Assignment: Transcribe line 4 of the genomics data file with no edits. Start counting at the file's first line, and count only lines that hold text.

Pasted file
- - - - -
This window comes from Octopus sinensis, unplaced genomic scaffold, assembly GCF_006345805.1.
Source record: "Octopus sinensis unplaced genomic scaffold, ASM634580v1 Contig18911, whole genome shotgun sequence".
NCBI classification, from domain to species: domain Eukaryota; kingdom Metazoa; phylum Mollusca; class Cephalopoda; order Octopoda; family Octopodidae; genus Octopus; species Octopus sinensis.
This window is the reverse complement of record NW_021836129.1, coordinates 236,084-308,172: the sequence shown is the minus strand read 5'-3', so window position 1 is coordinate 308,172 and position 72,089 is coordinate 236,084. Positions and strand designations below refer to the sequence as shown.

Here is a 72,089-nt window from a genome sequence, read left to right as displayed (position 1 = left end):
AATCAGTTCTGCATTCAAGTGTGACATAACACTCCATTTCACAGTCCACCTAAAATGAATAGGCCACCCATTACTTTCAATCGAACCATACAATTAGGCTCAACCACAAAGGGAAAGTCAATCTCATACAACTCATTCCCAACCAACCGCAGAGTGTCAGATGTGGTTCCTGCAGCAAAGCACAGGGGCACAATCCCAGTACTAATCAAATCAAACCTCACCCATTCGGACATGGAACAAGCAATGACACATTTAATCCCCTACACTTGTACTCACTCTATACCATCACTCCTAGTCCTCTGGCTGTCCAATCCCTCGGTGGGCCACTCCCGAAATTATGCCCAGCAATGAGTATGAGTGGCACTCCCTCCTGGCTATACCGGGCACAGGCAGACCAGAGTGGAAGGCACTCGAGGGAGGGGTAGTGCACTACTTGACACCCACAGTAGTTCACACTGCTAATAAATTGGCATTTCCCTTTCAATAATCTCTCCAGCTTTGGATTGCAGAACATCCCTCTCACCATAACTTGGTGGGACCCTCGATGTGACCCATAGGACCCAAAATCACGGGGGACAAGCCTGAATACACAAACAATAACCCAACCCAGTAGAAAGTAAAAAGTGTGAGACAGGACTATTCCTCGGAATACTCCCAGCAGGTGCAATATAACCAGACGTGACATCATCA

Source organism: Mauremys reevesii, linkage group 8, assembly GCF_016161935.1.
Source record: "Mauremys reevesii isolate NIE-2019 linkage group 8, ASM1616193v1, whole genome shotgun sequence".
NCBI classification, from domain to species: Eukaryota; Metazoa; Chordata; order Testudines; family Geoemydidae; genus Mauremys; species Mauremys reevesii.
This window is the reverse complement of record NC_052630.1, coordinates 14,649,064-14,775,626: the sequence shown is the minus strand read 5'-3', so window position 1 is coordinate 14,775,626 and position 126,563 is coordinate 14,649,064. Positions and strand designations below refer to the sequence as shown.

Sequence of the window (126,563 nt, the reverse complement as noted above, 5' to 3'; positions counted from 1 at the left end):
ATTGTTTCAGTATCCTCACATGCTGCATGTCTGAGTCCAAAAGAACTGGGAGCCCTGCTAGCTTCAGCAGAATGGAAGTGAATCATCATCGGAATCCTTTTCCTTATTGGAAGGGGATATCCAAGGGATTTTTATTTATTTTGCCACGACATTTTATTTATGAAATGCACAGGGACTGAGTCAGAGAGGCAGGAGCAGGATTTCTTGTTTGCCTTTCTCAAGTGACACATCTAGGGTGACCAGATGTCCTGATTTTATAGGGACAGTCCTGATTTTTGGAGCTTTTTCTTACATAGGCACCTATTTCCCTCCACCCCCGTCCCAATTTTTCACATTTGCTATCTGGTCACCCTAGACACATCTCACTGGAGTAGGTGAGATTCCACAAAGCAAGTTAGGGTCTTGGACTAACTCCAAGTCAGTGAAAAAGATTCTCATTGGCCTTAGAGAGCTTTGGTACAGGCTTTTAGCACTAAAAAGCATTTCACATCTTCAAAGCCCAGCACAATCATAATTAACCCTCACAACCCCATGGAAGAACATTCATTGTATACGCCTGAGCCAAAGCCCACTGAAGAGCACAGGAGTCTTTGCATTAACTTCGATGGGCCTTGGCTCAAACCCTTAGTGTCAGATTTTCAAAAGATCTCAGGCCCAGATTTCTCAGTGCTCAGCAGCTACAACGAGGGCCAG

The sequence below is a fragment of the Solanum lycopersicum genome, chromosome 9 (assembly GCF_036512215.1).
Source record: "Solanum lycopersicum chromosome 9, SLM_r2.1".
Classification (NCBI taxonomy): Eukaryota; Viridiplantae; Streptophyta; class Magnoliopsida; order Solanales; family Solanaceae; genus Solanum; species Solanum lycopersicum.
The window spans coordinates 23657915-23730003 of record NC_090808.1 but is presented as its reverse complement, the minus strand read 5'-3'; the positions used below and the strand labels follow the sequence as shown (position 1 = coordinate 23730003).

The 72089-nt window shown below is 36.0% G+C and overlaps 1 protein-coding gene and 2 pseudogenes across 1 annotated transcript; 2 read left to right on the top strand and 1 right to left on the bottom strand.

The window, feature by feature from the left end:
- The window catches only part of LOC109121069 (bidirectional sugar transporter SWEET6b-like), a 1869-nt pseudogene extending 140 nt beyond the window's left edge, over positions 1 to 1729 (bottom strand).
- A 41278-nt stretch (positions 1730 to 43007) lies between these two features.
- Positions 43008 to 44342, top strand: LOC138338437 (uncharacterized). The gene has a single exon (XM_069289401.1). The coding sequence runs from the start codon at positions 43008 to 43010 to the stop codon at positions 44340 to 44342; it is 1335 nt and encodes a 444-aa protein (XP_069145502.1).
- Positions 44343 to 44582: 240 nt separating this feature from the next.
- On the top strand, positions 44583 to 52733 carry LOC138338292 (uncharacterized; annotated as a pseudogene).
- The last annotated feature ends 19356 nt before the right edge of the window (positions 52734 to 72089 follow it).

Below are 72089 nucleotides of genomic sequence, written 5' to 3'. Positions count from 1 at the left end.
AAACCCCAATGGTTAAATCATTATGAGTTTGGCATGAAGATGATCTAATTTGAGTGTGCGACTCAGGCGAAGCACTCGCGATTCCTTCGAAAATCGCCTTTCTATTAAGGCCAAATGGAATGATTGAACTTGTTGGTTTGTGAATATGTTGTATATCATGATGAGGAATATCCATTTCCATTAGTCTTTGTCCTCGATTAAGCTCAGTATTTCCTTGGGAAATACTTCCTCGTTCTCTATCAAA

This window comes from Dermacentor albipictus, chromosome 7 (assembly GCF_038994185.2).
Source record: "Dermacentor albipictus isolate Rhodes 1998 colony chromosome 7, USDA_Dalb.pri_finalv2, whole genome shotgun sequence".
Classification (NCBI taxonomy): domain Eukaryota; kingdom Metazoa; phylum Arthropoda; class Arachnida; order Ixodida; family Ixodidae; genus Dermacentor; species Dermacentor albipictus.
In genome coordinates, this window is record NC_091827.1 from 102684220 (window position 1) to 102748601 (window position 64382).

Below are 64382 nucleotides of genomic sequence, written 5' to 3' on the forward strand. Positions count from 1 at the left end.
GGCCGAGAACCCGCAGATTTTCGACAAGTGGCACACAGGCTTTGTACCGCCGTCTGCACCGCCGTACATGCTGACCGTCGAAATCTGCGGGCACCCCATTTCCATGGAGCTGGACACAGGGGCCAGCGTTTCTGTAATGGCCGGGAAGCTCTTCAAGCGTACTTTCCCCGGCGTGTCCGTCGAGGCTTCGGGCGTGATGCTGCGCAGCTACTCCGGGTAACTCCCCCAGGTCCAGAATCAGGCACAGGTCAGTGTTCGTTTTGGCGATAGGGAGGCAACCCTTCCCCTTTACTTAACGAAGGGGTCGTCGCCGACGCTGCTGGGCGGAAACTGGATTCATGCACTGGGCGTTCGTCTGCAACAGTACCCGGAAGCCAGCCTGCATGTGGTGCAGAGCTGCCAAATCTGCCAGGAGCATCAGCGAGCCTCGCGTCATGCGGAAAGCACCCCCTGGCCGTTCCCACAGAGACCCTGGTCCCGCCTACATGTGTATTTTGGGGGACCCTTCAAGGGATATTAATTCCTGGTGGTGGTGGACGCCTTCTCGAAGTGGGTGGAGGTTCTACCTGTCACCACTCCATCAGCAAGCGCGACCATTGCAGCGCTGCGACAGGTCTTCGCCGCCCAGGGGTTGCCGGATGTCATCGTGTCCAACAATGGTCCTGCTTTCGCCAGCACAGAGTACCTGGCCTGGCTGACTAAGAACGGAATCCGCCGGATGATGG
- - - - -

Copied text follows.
This window is the reverse complement of record NW_021836129.1, coordinates 236,084-308,172: the sequence shown is the minus strand read 5'-3', so window position 1 is coordinate 308,172 and position 72,089 is coordinate 236,084. Positions and strand designations below refer to the sequence as shown.